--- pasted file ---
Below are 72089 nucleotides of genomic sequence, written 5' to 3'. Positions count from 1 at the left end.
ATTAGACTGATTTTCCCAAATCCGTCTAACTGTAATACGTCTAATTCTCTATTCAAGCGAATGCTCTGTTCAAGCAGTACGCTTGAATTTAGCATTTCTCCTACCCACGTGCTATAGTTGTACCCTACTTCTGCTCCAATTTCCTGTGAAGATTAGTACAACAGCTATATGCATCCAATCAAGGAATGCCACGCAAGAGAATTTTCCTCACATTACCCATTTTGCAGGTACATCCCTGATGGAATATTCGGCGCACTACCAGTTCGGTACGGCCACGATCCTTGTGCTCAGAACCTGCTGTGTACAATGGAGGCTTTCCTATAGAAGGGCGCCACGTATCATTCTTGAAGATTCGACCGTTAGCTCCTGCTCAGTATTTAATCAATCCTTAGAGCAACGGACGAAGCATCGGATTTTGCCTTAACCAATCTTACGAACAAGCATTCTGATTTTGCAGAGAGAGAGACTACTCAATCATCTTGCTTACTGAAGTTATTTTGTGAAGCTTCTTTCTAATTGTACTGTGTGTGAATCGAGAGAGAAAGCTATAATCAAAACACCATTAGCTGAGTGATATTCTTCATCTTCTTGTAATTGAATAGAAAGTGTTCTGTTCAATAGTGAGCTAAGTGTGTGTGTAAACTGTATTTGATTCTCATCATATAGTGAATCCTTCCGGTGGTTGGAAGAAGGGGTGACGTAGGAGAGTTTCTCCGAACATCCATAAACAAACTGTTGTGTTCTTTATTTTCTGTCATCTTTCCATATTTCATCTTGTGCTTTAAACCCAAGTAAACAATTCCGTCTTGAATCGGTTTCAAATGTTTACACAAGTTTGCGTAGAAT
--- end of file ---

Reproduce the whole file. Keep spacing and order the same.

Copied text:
Below are 72089 nucleotides of genomic sequence, written 5' to 3'. Positions count from 1 at the left end.
ATTAGACTGATTTTCCCAAATCCGTCTAACTGTAATACGTCTAATTCTCTATTCAAGCGAATGCTCTGTTCAAGCAGTACGCTTGAATTTAGCATTTCTCCTACCCACGTGCTATAGTTGTACCCTACTTCTGCTCCAATTTCCTGTGAAGATTAGTACAACAGCTATATGCATCCAATCAAGGAATGCCACGCAAGAGAATTTTCCTCACATTACCCATTTTGCAGGTACATCCCTGATGGAATATTCGGCGCACTACCAGTTCGGTACGGCCACGATCCTTGTGCTCAGAACCTGCTGTGTACAATGGAGGCTTTCCTATAGAAGGGCGCCACGTATCATTCTTGAAGATTCGACCGTTAGCTCCTGCTCAGTATTTAATCAATCCTTAGAGCAACGGACGAAGCATCGGATTTTGCCTTAACCAATCTTACGAACAAGCATTCTGATTTTGCAGAGAGAGAGACTACTCAATCATCTTGCTTACTGAAGTTATTTTGTGAAGCTTCTTTCTAATTGTACTGTGTGTGAATCGAGAGAGAAAGCTATAATCAAAACACCATTAGCTGAGTGATATTCTTCATCTTCTTGTAATTGAATAGAAAGTGTTCTGTTCAATAGTGAGCTAAGTGTGTGTGTAAACTGTATTTGATTCTCATCATATAGTGAATCCTTCCGGTGGTTGGAAGAAGGGGTGACGTAGGAGAGTTTCTCCGAACATCCATAAACAAACTGTTGTGTTCTTTATTTTCTGTCATCTTTCCATATTTCATCTTGTGCTTTAAACCCAAGTAAACAATTCCGTCTTGAATCGGTTTCAAATGTTTACACAAGTTTGCGTAGAAT